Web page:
It was a pair of team ropers who were the top money winners on the three-event weekend. Veteran Cardston heeler, Riley Wilson, and his heading partner, Grady Quam, collected wins at both Bonnyville (4.5 seconds, $1,874) and Hand Hills (5.6 seconds, $1,437) and added a fifth-place cheque at Leduc Black Gold Rodeo (4.9 seconds, $948) for a total of $4,260. The pair also made the biggest move in the early season standings, vaulting from 22nd to a spot solidly in the top ten.

This week the CPRA schedule makes three more Alberta stops in Brooks, June 10-11, and Rocky Mountain House and Lea Park, June 10-12.

For complete CPRA results, check out rodeocanada.com

102 Years of the Falkland Stampede

Kolby Wanchuk, 2022 Falkland Stampede.

Kolby Wanchuk hasn’t forgotten the way his 2021 Canadian rodeo season ended. The Sherwood Park, AB bronc rider was bumped from Canadian Finals Rodeo contention on the final stop of the regular campaign. This weekend at the 102nd Falkland Stampede, the second generation cowboy took another step toward ensuring that history would not repeat itself.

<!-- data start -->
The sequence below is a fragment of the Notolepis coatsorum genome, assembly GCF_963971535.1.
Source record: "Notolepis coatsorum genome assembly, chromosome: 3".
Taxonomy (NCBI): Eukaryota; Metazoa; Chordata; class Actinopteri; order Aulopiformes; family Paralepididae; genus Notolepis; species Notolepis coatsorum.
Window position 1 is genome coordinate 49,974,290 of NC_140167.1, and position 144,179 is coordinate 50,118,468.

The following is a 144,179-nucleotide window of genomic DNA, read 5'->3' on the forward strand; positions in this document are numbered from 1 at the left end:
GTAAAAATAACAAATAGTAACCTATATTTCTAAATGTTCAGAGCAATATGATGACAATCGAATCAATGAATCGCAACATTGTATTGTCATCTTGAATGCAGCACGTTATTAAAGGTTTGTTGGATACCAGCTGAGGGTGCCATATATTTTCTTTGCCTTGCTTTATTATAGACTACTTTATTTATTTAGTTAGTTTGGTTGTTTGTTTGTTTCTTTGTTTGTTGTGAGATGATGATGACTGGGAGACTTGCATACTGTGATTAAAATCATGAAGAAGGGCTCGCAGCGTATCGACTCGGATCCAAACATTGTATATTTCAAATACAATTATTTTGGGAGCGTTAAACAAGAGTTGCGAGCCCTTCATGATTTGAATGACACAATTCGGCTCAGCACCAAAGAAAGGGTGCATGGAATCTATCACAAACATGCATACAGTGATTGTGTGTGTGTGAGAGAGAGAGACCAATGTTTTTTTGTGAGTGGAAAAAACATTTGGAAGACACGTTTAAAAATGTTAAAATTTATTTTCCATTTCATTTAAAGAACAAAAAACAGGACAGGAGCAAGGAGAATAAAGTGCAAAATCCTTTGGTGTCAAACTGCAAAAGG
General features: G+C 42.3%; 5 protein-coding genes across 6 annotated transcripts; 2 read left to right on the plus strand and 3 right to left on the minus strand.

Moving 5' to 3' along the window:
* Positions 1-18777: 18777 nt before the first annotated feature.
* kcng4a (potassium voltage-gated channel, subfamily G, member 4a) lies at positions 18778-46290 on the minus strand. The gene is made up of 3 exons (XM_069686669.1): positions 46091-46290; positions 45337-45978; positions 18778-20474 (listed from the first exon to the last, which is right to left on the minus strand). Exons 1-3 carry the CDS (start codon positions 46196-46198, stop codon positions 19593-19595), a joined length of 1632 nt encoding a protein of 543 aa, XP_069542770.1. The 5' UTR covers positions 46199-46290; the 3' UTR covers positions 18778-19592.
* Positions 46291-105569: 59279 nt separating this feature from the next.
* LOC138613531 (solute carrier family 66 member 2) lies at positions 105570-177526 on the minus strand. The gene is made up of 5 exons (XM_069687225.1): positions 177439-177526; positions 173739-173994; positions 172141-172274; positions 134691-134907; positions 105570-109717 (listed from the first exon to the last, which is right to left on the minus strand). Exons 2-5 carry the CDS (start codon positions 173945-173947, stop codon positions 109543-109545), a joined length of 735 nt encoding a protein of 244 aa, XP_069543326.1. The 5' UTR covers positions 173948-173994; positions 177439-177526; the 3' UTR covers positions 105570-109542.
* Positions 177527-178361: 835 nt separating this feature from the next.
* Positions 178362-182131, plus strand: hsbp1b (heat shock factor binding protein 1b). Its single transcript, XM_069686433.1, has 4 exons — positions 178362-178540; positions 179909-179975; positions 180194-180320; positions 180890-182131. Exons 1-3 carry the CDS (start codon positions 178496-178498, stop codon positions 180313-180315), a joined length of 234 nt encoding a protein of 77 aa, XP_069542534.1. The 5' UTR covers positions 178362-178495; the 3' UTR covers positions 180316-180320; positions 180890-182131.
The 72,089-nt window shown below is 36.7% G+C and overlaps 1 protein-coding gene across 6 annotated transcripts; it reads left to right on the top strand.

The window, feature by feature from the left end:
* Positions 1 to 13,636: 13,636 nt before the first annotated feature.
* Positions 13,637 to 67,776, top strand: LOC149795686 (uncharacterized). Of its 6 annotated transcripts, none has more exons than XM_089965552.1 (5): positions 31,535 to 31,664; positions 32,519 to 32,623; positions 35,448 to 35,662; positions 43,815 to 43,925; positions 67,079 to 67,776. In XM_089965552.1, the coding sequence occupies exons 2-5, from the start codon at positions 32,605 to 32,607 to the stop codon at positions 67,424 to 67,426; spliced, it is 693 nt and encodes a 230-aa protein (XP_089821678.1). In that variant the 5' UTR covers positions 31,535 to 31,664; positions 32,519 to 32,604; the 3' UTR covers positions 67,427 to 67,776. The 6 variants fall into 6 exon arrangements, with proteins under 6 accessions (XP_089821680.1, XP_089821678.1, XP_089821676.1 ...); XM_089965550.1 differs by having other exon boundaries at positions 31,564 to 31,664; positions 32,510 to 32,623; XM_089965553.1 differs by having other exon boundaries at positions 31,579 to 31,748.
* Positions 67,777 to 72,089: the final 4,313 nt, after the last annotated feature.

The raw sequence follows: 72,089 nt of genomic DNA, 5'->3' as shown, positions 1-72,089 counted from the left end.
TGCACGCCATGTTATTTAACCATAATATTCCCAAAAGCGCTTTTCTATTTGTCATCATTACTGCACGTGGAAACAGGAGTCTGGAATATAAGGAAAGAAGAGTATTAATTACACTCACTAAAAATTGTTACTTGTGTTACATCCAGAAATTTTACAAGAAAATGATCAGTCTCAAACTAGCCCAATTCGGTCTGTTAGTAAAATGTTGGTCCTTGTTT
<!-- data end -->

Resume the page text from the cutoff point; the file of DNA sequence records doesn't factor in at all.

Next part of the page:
“I don’t want to miss the CFR again,” Wanchuk admitted. “I’ve been getting to the spring rodeos and I want to do whatever it takes to get back to the Finals. That’s one of my goals for this year. You can’t win a Canadian title if you’re not at the CFR.”

The 25-year-old rode Macza Pro Rodeo’s +2 Big Surprise to 86 points and the first place cheque of $1,226. The win will consolidate Wanchuk’s hold on fourth place in the Canadian standings and keep him solidly in the top 15 in the World.

“I’d seen this horse quite a bit, but this was my first time on him,” Wanchuk noted. “He’s not a big horse but he tries really hard. He had a couple of big jumps at the start and then was really nice.”

Things will start heating up for Wanchuk and all CPRA contestants as the 2022 rodeo season moves into high gear. “We’ll be going back and forth across the border pretty well every week. From Reno in June to the end of August, there are rodeos almost everyday. And I want to get to every one I can.” Wanchuk is especially looking forward to the CPRA (SMS Equipment) Pro Tour events. “I want to get to as many of the 11 Tour rodeos as I can because that money makes a big difference in the Canadian standings.”